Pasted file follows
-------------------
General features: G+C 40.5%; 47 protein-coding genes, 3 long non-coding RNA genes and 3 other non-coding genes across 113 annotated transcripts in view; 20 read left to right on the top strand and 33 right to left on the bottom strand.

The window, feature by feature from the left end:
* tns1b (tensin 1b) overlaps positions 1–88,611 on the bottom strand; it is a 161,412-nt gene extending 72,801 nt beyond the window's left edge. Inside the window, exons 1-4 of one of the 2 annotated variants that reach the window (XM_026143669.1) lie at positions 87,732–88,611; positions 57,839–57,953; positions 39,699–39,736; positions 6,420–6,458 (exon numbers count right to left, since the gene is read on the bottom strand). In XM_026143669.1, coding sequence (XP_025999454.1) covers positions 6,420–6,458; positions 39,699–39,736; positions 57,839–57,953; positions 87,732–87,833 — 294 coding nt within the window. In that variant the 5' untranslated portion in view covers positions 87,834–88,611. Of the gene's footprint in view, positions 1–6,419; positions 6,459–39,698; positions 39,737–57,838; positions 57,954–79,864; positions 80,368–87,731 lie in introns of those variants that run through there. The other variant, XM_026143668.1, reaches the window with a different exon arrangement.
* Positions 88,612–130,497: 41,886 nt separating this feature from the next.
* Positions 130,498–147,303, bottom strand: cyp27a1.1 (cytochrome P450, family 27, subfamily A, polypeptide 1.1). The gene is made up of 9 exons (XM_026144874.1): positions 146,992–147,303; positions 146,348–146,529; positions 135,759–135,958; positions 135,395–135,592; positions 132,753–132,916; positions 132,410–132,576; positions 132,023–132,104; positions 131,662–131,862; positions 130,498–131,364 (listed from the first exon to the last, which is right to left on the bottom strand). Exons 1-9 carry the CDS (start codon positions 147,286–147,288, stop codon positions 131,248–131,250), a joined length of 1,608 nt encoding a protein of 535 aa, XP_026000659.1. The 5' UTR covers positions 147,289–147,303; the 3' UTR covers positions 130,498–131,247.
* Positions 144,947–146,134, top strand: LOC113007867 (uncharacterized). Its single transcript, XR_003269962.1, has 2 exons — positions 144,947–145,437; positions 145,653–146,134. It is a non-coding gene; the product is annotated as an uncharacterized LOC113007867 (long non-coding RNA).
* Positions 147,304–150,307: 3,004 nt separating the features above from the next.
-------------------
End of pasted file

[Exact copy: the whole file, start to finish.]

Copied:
General features: G+C 40.5%; 47 protein-coding genes, 3 long non-coding RNA genes and 3 other non-coding genes across 113 annotated transcripts in view; 20 read left to right on the top strand and 33 right to left on the bottom strand.

The window, feature by feature from the left end:
* tns1b (tensin 1b) overlaps positions 1–88,611 on the bottom strand; it is a 161,412-nt gene extending 72,801 nt beyond the window's left edge. Inside the window, exons 1-4 of one of the 2 annotated variants that reach the window (XM_026143669.1) lie at positions 87,732–88,611; positions 57,839–57,953; positions 39,699–39,736; positions 6,420–6,458 (exon numbers count right to left, since the gene is read on the bottom strand). In XM_026143669.1, coding sequence (XP_025999454.1) covers positions 6,420–6,458; positions 39,699–39,736; positions 57,839–57,953; positions 87,732–87,833 — 294 coding nt within the window. In that variant the 5' untranslated portion in view covers positions 87,834–88,611. Of the gene's footprint in view, positions 1–6,419; positions 6,459–39,698; positions 39,737–57,838; positions 57,954–79,864; positions 80,368–87,731 lie in introns of those variants that run through there. The other variant, XM_026143668.1, reaches the window with a different exon arrangement.
* Positions 88,612–130,497: 41,886 nt separating this feature from the next.
* Positions 130,498–147,303, bottom strand: cyp27a1.1 (cytochrome P450, family 27, subfamily A, polypeptide 1.1). The gene is made up of 9 exons (XM_026144874.1): positions 146,992–147,303; positions 146,348–146,529; positions 135,759–135,958; positions 135,395–135,592; positions 132,753–132,916; positions 132,410–132,576; positions 132,023–132,104; positions 131,662–131,862; positions 130,498–131,364 (listed from the first exon to the last, which is right to left on the bottom strand). Exons 1-9 carry the CDS (start codon positions 147,286–147,288, stop codon positions 131,248–131,250), a joined length of 1,608 nt encoding a protein of 535 aa, XP_026000659.1. The 5' UTR covers positions 147,289–147,303; the 3' UTR covers positions 130,498–131,247.
* Positions 144,947–146,134, top strand: LOC113007867 (uncharacterized). Its single transcript, XR_003269962.1, has 2 exons — positions 144,947–145,437; positions 145,653–146,134. It is a non-coding gene; the product is annotated as an uncharacterized LOC113007867 (long non-coding RNA).
* Positions 147,304–150,307: 3,004 nt separating the features above from the next.